Self Discipline and Responsiblity

“Hold yourself responsible for a higher standard than anyone else expects of you. Never excuse yourself. Never pity yourself. Be a hard master to yourself and be lenient to everyone else.”

The fastest and most dependable way to eliminate negative emotions is to immediately say, “I am responsible!” Whenever something happens that triggers anger or a negative reaction of any kind, quickly neutralize the feelings of negativity by saying, “I am responsible.”

As long as you are blaming someone else for something in your life that you don’t like, you will remain a “mental child.” You continue to see yourself as small and helpless, like a victim. You continue to lash out. However, when you begin to accept responsibility for everything that happens to you, you transform yourself into a “mental adult.” You will see yourself as being in charge of your own life, and no longer a victim.

The mark of the leader, the truly superior person, is that he or she accepts complete responsibility for the situation. It is not possible to imagine a true leader who whines and complains rather than taking action when problems and difficulties arise.

This sense of “response-ability” is the mark of the highly developed personality: You take responsibility for your life by resolving, in advance, that you will not become upset or angry over something that you cannot affect or change. Just as you do not become angry about the weather, you do not become angry over circumstances and situations over which you have no control.

Self Discipline and Goal

The tragedy is that most people think that they already have goals. But what they really have are hopes and wishes.

Goals that are not written down and developed into plans are like bullets without powder in the cartridge. People with unwritten goals go through life shooting blanks. Because they think they already have goals, they never engage in the hard, disciplined effort of goal-setting—and this is the master skill of success.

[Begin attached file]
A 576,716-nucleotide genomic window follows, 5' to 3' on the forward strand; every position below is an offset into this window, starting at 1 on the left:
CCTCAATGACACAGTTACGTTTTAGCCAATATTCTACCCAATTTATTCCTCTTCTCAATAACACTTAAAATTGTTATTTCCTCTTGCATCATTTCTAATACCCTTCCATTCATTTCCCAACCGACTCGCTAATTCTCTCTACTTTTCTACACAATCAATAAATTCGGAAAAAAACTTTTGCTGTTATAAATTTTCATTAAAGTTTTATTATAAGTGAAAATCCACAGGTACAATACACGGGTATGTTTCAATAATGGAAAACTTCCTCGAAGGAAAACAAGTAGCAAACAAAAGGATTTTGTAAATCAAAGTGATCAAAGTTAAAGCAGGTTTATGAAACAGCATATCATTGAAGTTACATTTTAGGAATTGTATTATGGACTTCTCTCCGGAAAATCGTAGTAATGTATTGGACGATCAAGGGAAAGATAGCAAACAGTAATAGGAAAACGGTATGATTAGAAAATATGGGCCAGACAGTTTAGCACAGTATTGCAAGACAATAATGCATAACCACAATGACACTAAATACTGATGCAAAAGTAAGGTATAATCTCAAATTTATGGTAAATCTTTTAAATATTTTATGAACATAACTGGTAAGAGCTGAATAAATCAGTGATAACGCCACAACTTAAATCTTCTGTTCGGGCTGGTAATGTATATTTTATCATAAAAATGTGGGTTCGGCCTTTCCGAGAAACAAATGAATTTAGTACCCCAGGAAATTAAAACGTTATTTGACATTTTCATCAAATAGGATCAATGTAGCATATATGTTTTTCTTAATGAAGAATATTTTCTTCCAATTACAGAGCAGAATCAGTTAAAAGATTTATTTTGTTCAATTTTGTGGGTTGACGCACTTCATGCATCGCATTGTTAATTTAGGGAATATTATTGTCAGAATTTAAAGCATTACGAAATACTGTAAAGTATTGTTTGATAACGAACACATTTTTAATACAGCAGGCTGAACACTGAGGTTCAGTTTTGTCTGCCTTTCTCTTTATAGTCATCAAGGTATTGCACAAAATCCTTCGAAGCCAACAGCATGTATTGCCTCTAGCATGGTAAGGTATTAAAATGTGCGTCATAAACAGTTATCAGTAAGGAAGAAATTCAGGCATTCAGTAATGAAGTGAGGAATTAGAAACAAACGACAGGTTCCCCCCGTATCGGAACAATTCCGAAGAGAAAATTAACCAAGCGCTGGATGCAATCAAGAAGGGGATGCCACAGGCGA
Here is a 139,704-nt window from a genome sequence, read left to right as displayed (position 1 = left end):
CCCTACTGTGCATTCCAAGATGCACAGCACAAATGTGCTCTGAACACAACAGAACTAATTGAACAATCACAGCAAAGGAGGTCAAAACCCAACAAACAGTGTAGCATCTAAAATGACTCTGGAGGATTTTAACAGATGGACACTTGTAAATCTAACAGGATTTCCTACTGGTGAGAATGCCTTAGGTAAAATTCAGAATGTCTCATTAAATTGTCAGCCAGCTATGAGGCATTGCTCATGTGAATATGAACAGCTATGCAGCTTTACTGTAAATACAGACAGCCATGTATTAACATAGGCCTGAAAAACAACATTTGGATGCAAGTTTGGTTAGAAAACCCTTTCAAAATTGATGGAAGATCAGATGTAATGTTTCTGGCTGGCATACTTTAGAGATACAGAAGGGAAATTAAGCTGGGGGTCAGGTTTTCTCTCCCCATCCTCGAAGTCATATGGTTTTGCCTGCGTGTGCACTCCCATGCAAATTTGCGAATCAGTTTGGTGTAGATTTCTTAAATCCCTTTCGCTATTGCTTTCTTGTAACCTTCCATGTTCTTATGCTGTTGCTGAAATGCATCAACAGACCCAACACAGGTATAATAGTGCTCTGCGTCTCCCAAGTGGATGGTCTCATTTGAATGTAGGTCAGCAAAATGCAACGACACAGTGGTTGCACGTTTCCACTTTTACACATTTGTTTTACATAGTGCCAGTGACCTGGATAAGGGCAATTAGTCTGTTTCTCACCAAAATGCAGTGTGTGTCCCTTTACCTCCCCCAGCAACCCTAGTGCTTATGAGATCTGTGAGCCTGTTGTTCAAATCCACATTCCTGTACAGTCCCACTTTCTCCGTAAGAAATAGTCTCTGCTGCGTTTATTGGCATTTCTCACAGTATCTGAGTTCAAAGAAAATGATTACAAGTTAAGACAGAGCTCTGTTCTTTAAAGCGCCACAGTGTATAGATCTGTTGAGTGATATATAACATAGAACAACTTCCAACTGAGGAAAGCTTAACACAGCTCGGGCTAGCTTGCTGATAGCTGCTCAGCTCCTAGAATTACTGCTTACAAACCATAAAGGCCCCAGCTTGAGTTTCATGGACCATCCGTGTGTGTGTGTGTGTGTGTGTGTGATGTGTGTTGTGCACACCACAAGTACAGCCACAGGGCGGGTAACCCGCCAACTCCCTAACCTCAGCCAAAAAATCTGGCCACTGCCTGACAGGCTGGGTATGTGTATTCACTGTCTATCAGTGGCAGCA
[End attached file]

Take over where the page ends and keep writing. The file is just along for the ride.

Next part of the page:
The Seven-Step Method to Achieving Your Goals

  • Step 1: Decide Exactly What You Want. Be specific. If you want to increase your income, decide on a specific amount of money rather than to just “make more money”.
  • Step 2: Write It Down. A goal that is not in writing is like cigarette smoke: It drifts away and disappears. It is vague and insubstantial. It has no force, effect, or power. But a written goal becomes something that you can see, touch, read, and modify if necessary.
  • Step 3: Set a Deadline for Your Goal. Pick a reasonable time period and write down the date when you want to achieve it. If it is a big enough goal, set a final deadline and then set sub deadlines or interim steps between where you are today and where you want to be in the future.
  • Step 4: Make a List of Everything You Can Think of That You Could Possibly Do to Achieve Your Goal.
    • Make a list of the obstacles and difficulties that you will have to overcome, both external and internal, in order to achieve your goal.
    • Make a list of the additional knowledge and skills that you will need in order to achieve your goal.
    • Make a list of the people whose cooperation and support you will require to achieve your goal.
    • Make a list of everything that you can think of that you will have to do, and then add to this list as new tasks and responsibilities occur to you. Keep writing until your list is complete.
  • Step 5: Organize Your List by Both Sequence and Priority. A list of activities organized by sequence requires that you decide what you need to do first, what you need to do second, and what you need to do later on.
  • Step 6: Take Action on Your Plan Immediately: Take the first step—and then the second step and the third step. Get going. Get busy. Move quickly. Don’t delay. Remember: Procrastination is not only the thief of time; it is the thief of life.
  • Step 7: Do Something Every Day That Moves You in the Direction of Your Major Goal. This is the key step that will guarantee your success:

The Great Law of Cause and Effect

The most important application of the law of cause and effect is that “thoughts are causes, and conditions are effects.”

Your thoughts create the conditions of your life. When you change your thinking, you change your life. Your outer world becomes a mirror-image reflection of your inner world.

Self-Discipline and Personal Excellence

“We are what we repeatedly do; excellence then is not an act but a habit.”—ARISTOTLE

You are your most valuable asset. Your life, your potential, and your possibilities are the most precious things you have. Thus your great goal in life should be to fulfill that potential and become everything you are capable of becoming.

What others have done, you can do as well—if you learn how. Everyone who is at the top was once at the bottom.

“the very best proof that something can be done is that someone else has already done it.”